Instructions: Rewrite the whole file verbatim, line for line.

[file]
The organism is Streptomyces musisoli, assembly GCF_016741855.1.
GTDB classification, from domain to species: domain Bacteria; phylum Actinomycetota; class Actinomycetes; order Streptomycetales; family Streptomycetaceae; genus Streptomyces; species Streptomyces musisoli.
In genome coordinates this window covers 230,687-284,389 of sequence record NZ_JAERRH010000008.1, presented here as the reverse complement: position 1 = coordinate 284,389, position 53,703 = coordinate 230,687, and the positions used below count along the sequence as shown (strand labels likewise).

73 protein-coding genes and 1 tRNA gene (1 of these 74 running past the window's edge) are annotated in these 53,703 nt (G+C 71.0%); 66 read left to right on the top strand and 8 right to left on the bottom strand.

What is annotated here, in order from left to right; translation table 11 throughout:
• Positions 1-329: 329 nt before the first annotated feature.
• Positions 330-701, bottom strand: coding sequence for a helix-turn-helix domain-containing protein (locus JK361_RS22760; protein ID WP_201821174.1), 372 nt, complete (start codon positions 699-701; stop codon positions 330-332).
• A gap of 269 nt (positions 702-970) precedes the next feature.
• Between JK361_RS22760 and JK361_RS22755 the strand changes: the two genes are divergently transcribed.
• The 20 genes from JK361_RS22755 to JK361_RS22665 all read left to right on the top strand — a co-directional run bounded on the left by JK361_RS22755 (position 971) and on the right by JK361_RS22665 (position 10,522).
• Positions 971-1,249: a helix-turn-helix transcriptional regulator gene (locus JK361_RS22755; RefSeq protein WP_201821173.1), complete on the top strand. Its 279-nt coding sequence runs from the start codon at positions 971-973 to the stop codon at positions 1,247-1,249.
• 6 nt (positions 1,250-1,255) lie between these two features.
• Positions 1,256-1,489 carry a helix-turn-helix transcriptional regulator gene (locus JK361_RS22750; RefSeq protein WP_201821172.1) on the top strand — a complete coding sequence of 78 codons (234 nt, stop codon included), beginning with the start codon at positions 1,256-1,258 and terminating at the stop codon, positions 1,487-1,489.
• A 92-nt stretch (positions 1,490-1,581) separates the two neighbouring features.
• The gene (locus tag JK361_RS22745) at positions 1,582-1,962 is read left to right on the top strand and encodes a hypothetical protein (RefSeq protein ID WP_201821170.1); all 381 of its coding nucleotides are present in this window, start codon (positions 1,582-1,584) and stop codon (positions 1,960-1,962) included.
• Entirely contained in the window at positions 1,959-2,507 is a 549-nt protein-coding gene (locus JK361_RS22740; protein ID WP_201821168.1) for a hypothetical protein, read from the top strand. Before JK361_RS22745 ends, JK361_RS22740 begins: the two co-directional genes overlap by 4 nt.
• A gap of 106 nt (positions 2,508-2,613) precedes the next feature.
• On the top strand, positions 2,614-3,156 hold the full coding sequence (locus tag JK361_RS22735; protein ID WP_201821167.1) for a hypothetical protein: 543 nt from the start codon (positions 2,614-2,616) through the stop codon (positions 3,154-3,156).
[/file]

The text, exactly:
The organism is Streptomyces musisoli, assembly GCF_016741855.1.
GTDB classification, from domain to species: domain Bacteria; phylum Actinomycetota; class Actinomycetes; order Streptomycetales; family Streptomycetaceae; genus Streptomyces; species Streptomyces musisoli.
In genome coordinates this window covers 230,687-284,389 of sequence record NZ_JAERRH010000008.1, presented here as the reverse complement: position 1 = coordinate 284,389, position 53,703 = coordinate 230,687, and the positions used below count along the sequence as shown (strand labels likewise).

73 protein-coding genes and 1 tRNA gene (1 of these 74 running past the window's edge) are annotated in these 53,703 nt (G+C 71.0%); 66 read left to right on the top strand and 8 right to left on the bottom strand.

What is annotated here, in order from left to right; translation table 11 throughout:
• Positions 1-329: 329 nt before the first annotated feature.
• Positions 330-701, bottom strand: coding sequence for a helix-turn-helix domain-containing protein (locus JK361_RS22760; protein ID WP_201821174.1), 372 nt, complete (start codon positions 699-701; stop codon positions 330-332).
• A gap of 269 nt (positions 702-970) precedes the next feature.
• Between JK361_RS22760 and JK361_RS22755 the strand changes: the two genes are divergently transcribed.
• The 20 genes from JK361_RS22755 to JK361_RS22665 all read left to right on the top strand — a co-directional run bounded on the left by JK361_RS22755 (position 971) and on the right by JK361_RS22665 (position 10,522).
• Positions 971-1,249: a helix-turn-helix transcriptional regulator gene (locus JK361_RS22755; RefSeq protein WP_201821173.1), complete on the top strand. Its 279-nt coding sequence runs from the start codon at positions 971-973 to the stop codon at positions 1,247-1,249.
• 6 nt (positions 1,250-1,255) lie between these two features.
• Positions 1,256-1,489 carry a helix-turn-helix transcriptional regulator gene (locus JK361_RS22750; RefSeq protein WP_201821172.1) on the top strand — a complete coding sequence of 78 codons (234 nt, stop codon included), beginning with the start codon at positions 1,256-1,258 and terminating at the stop codon, positions 1,487-1,489.
• A 92-nt stretch (positions 1,490-1,581) separates the two neighbouring features.
• The gene (locus tag JK361_RS22745) at positions 1,582-1,962 is read left to right on the top strand and encodes a hypothetical protein (RefSeq protein ID WP_201821170.1); all 381 of its coding nucleotides are present in this window, start codon (positions 1,582-1,584) and stop codon (positions 1,960-1,962) included.
• Entirely contained in the window at positions 1,959-2,507 is a 549-nt protein-coding gene (locus JK361_RS22740; protein ID WP_201821168.1) for a hypothetical protein, read from the top strand. Before JK361_RS22745 ends, JK361_RS22740 begins: the two co-directional genes overlap by 4 nt.
• A gap of 106 nt (positions 2,508-2,613) precedes the next feature.
• On the top strand, positions 2,614-3,156 hold the full coding sequence (locus tag JK361_RS22735; protein ID WP_201821167.1) for a hypothetical protein: 543 nt from the start codon (positions 2,614-2,616) through the stop codon (positions 3,154-3,156).